Cookies on this website

We use cookies to ensure that we give you the best experience on our website. If you click 'Accept all cookies' we'll assume that you are happy to receive all cookies and you won't see this message again. If you click 'Reject all non-essential cookies' only necessary cookies providing core functionality such as security, network management, and accessibility will be enabled. Click 'Find out more' for information on how to change your cookie settings.

Congratulations are in order to four members of our Oxford Neuroscience Community who have been awarded the title of Professor in the recent Recognition of Distinction round.


Esther Becker, Professor of Translational Neuroscience, is in the Division of Clinical Neurology, NDCN. She runs the Cerebellar Disease Group, which aims to understand the genetic, molecular and cellular mechanisms that underlie neurodevelopmental and neurodegenerative diseases of the cerebellum with the ultimate aim of developing better treatments for these disorders.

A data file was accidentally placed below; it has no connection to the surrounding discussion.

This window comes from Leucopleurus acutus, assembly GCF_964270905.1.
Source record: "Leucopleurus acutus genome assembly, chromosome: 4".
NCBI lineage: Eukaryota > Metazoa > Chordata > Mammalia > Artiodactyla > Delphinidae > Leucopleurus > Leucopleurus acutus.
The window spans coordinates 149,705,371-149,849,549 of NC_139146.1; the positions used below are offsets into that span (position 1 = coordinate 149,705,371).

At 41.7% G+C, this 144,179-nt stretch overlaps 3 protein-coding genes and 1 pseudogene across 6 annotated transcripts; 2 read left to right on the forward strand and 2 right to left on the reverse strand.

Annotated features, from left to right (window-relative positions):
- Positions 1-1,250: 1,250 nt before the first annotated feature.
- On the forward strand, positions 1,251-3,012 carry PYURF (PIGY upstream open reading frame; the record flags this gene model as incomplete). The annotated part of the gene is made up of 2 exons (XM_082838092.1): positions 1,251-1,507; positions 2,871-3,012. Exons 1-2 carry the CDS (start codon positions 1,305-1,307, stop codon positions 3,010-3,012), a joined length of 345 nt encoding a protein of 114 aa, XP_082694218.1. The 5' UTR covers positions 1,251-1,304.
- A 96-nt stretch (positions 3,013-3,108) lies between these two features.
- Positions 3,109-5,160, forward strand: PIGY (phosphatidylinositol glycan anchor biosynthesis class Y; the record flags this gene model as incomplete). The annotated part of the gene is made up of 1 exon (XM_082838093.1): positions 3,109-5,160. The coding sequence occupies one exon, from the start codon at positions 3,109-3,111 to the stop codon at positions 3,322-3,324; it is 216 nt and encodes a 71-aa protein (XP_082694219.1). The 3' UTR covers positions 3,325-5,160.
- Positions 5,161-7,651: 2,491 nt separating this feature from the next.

Gabriele De Luca, Professor of Clinical Neurology and Experimental Neuropathology is in the Division of Clinical Neurology, NDCN. He runs the Neurodegeneration and Inflammation Research Group, which explore the neuropathology of multiple sclerosis and other inflammatory and neurodegenerative diseases using a multidisciplinary team approach to post-mortem brain and spinal cord tissue. The aim is that the understanding derived from these studies will translate into ideas for improved treatments for living patients.

Ana Domingos

Ana Domingos, Professor of Neuroscience, is the the Department of Physiology, Anatomy, and Genetics. She researches neuroimmune mechanisms underlying obesity. Her lab discovered the sympathetic neuro-adipose junction, a functional synapse-like connection between white adipocytes and the sympathetic nervous system.


Huiling Tan, Professor of Human Electrophysiology and Neuromodulation, is in the MRC Brain Network Dynamics Unit, NDCN. Her group's goal is to define how activity in large populations of neurons is coordinated in healthy movement and how such coordination may go awry in diseases, translating this information in to improved treatment for Parkinson's Disease, Essential Tremor and other disorders of movement.